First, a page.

The payroll-tax threshold impedes economies of scale in two ways. First, it directly creates a diseconomy of scale: as soon as the total enterprise payroll exceeds the threshold, the tax adds to the marginal cost of labour and therefore the cost of its marginal product. Second, to the extent that payroll tax favours smaller enterprises, it deters them from growing and therefore protects established players from new competition. Both mechanisms tend to raise prices, including prices of goods.

Does the prohibition of State excises extend to the Territories? Yes, according to a 4-3 decision of the High Court in the case known as Capital Duplicators No.1 (1992). The precise question referred to the Full Court was: Does Ch.IV of the Commonwealth Constitution operate so as to preclude the Legislative Assembly of the Australian Capital Territory from exercising the power to impose duties of excise within the meaning of s.90 of the Constitution? The three Justices who answered in the negative (Mason C.J., Dawson and McHugh JJ.) held that the Federal Parliament's power to impose excises could be and had been delegated to the ACT Legislative Assembly. Of the four who answered in the affirmative, three (Brennan, Deane and Toohey JJ.) held that the Federal Parliament could delegate powers to subordinate legislatures but had not done so, while one (Gaudron J.) seemed to imply that no such delegation would be possible in the case of the exclusive power to impose excises.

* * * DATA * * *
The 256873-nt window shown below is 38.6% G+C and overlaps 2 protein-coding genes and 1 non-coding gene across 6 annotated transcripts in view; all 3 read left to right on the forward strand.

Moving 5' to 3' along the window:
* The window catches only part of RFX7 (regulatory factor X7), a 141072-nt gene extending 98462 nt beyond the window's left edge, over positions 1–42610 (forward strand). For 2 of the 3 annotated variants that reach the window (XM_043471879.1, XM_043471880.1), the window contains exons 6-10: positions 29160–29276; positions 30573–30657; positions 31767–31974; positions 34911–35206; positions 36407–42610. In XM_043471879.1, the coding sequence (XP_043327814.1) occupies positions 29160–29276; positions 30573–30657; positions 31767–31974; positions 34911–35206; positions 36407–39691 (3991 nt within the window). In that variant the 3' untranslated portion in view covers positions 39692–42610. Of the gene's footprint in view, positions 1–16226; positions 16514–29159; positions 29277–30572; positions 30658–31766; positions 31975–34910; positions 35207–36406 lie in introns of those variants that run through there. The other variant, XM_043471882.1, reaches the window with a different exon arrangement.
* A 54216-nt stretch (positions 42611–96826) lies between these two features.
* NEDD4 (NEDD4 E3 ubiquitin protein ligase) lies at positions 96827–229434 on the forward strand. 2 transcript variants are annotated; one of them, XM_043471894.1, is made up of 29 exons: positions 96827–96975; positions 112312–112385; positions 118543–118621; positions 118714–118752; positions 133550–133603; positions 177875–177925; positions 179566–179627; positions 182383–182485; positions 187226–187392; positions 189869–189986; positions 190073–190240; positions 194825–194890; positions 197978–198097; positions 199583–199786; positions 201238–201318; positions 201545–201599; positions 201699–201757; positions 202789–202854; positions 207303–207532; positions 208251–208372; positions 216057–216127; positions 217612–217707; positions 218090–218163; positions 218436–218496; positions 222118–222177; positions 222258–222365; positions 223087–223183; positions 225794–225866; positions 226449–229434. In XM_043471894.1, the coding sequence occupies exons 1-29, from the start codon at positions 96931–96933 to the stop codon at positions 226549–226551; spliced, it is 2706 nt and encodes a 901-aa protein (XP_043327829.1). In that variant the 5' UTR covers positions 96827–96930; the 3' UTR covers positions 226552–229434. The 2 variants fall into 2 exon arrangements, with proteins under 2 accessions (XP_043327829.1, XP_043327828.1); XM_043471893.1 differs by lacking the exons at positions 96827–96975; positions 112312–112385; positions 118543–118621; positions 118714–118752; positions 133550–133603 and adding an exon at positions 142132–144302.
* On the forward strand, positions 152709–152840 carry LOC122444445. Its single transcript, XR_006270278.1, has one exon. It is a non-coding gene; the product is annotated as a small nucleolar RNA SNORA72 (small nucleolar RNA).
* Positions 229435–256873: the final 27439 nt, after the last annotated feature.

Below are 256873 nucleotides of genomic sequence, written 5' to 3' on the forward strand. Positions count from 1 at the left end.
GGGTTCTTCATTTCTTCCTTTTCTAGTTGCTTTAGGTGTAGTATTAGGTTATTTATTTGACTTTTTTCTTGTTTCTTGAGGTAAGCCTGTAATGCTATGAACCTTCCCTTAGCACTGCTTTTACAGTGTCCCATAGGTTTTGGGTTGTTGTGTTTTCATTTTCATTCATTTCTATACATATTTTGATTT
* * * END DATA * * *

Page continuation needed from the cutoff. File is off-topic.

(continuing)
That said, six of the seven Justices thought that the Federal Parliament either had authorized or could authorize the Territories to impose duties of excise. But it could not authorize the States to do the same.


Short of outright abolition, the only reform of payroll tax that might comply with s.90 is to replace the enterprise-level threshold with a threshold for each employee. If the new threshold were high enough to exempt most workers whose wages are accounted as production costs (as opposed to overheads), then the connection between the tax and prices of goods would become more tenuous.

But of course it would be safer to abolish payroll tax altogether. The difficulty of that task has been greatly exaggerated. Here's my most comprehensive and politically saleable proposal for getting rid of payroll tax and much else: Here's a more limited proposal that replaces payroll tax and GST and incorporates a novel solution to vertical fiscal imbalance: And here's one that can be implemented at State level, replacing not only payroll tax but also the existing State property taxes: Or if you prefer simplicity, the total revenue from payroll tax and the existing selective land tax could be replaced by an all-in land tax at a rate of about 0.8% per annum.

On past form, however, the High Court will probably have to pull the plug on payroll tax before any alternative is seriously considered. In the mean time, payments of payroll tax should be marked "PAID UNDER PROTEST" in order to maximize the chances of a refund in the event that the tax is found unconstitutional.

[Based on a letter submitted to the Age, Sep.4, 2009. Last modified May 22, 2013.]